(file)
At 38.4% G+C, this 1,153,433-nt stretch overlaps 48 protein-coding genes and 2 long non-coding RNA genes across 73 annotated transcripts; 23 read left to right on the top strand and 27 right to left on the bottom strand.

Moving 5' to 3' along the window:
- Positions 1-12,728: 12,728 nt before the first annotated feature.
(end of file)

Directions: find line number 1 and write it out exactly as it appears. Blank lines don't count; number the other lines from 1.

At 38.4% G+C, this 1,153,433-nt stretch overlaps 48 protein-coding genes and 2 long non-coding RNA genes across 73 annotated transcripts; 23 read left to right on the top strand and 27 right to left on the bottom strand.